Avoid Pain By Changing How You Sit

Author - Stephen Griffith C.S.C.S

Sitting is Killing You

Sitting is Killing You

Humans were meant to move, sit. So ill are the effects of sitting that it’s being deemed the new smoking. When you sit for long periods of time, the body begins to adapt to those positions. Muscles become short and tight while muscles like core and butt turn off. Eventually your body begins to mold itself into a chair and  you lose your ability to move properly. What follows are issues such as lower and upper back pain, neck pain, knee pain, weight gain, and poor metabolic health.   

But this isn’t an article on the misery and misfortune of excessive sitting.  While it's true we sit too much, it would be unhealthy to stop sitting all together. Instead let's go over a few ways you can make sitting less detrimental to your health.

What's the right way to sit?

Chances are someone's told you to stop slouching over - to sit tall, back straight, with your shoulders pulled back. Like a robot or a mannequin.

This advice isn’t bad - especially if your spend your days like quasimodo as an accountant  - but it fails to capture the nuances of sitting.

The reality is that any posture held for too long will be uncomfortable and detrimental.

In the words of low back expert Dr. Stu Mcgill - “ The best sitting posture is a varied sitting posture”

You should spend most of your sitting time spent with “good posture”  but also take a lesson from kids and change your position frequently. I recommend not spending more than 15 minutes in any one position. Besides just changing your position be sure to stand up and walk around periodically. Take time to stretch out the muscles so they can maintain their range of motion.

With that said, let’s go over one of the best adjustments you can make to your daily sitting routine - the floor.

Sitting on the floor can have a tremendous benefit for your health. The Japanese have long had a tradition of sitting on the floor which is one reason why Japanese seniors move better, fall less, and are better equipped to get off the ground as they age.

Most people don’t like sitting on the floor because it’s hard and uncomfortable, it doesn't provide support, and it's harder to get up. But these reasons are also why sitting on the floor can be so beneficial.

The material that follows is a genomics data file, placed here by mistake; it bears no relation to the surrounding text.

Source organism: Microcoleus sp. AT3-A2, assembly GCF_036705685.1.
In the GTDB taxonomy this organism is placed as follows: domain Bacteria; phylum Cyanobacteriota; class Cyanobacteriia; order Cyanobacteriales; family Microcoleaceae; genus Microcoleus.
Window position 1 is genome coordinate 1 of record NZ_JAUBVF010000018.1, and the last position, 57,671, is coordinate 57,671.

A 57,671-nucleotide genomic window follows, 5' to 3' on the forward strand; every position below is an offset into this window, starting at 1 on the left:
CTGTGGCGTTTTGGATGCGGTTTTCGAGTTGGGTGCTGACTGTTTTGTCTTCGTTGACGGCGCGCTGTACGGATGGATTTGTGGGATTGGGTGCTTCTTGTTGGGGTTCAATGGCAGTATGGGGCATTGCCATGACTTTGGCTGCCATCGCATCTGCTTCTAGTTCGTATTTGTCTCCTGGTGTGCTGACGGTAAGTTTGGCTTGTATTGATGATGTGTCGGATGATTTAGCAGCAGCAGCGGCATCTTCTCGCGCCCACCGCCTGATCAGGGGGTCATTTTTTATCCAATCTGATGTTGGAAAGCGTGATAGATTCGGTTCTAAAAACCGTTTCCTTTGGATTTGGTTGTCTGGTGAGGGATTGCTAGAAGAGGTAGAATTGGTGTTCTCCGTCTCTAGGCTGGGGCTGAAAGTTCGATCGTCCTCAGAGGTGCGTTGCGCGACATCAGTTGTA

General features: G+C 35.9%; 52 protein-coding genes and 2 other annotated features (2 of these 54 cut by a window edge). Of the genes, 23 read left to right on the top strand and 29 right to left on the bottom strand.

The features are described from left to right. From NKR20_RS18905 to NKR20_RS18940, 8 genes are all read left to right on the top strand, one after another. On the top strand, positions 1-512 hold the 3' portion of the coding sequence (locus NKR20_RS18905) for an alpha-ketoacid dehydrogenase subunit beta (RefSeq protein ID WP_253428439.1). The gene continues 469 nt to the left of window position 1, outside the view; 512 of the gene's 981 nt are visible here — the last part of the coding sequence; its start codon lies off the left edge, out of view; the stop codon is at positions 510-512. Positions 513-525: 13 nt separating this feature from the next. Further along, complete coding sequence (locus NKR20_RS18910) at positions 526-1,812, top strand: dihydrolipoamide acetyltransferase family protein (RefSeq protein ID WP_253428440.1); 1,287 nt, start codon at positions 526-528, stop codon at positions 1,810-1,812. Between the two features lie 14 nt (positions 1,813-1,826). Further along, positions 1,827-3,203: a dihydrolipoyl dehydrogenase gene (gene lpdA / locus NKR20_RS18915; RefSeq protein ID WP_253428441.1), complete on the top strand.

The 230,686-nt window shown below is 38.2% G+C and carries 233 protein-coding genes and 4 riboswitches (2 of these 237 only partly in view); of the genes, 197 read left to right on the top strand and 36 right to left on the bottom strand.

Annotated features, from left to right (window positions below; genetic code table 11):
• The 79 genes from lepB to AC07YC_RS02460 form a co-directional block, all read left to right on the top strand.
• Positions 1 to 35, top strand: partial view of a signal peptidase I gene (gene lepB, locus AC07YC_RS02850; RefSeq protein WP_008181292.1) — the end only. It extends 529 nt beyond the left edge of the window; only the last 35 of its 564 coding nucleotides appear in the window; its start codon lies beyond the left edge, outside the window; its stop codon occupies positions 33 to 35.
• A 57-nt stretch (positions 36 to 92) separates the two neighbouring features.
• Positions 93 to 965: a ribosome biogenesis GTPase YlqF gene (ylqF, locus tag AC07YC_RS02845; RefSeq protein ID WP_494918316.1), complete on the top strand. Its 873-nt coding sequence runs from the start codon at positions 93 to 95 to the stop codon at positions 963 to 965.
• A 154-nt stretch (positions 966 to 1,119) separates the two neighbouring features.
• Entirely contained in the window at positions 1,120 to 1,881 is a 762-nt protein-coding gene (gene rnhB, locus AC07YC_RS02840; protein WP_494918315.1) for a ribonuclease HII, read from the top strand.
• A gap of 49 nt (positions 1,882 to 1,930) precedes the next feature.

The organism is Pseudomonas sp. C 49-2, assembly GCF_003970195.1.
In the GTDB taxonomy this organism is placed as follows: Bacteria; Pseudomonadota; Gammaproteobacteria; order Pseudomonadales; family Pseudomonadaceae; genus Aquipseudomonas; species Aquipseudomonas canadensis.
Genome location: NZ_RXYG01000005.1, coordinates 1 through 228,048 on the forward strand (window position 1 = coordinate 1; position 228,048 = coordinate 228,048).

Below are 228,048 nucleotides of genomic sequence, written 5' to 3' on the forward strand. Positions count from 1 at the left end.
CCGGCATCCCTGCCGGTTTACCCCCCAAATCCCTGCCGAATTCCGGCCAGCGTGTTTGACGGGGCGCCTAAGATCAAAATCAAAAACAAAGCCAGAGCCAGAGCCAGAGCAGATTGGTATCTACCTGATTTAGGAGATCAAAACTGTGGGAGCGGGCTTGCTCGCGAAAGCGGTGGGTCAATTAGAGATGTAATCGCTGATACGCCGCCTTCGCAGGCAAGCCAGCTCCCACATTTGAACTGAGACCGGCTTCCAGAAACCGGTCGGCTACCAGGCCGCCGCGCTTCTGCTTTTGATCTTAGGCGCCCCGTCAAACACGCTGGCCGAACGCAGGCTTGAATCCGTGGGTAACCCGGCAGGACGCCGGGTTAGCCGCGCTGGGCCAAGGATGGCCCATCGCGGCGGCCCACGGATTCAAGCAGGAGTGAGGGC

The floor is hard

Unlike chairs which are cushioned, the floor is hard. This means that if you sit too long in one position, your butt will start to hurt. That pain is by design - your body is letting you know that you need to move. When in a cushioned chair, it takes much longer to feel that discomfort meaning that you are more likely to sit long in poor positions. As I mentioned before - the best sitting position is a varied sitting position. When you're on the floor you will constantly change your position as you look for comfort.

Additionally, the floor is open. Unlike a chair, It does not lock you into a certain position. It allows you the freedom to sit in many different positions which is a great way to keep the hips mobile.

It doesn’t provide support

Unlike the chair, there is little place to prop yourself up. Instead, your muscles need to do the work of maintaining your posture. This is a great way to maintain the strength of those postural muscles.

It’s harder to get up

Unlike chairs, the floor is lower and does not provide handles to push off of. Which is a great thing. Getting up and down off the ground is a great exercise - one that requires mobility, stability, and coordination. In a sedentary world, any extra movement will do the body good.

Various Sitting Postures

Sitting Positions.png


Sitting and being sedentary are terrible for your health but there are actions you can take to mitigate its effects. The first is to not sit - spend as much time as you can moving and your body will thank you.

However, sometimes sitting is necessary - whether for work or rest. If you're going to sit then avoid chairs, especially the cushioned ones. Opt to sit on the floor as much as possible. It will help you remain mobile, maintain your posture, and get you moving more. Find a nice pillow and a table to do work or eat from while you sit.

I recognize that sitting on the floor isn’t always an option. In these scenarios focus on spending the majority of your time sitting tall in good alignment. Every 15 minutes change up your position and every 30 minutes aim to get up, take a stroll and stretch out.

Follow these prescriptions and use the money you'll save on health issues to get yourself something nice.

Stephen Griffith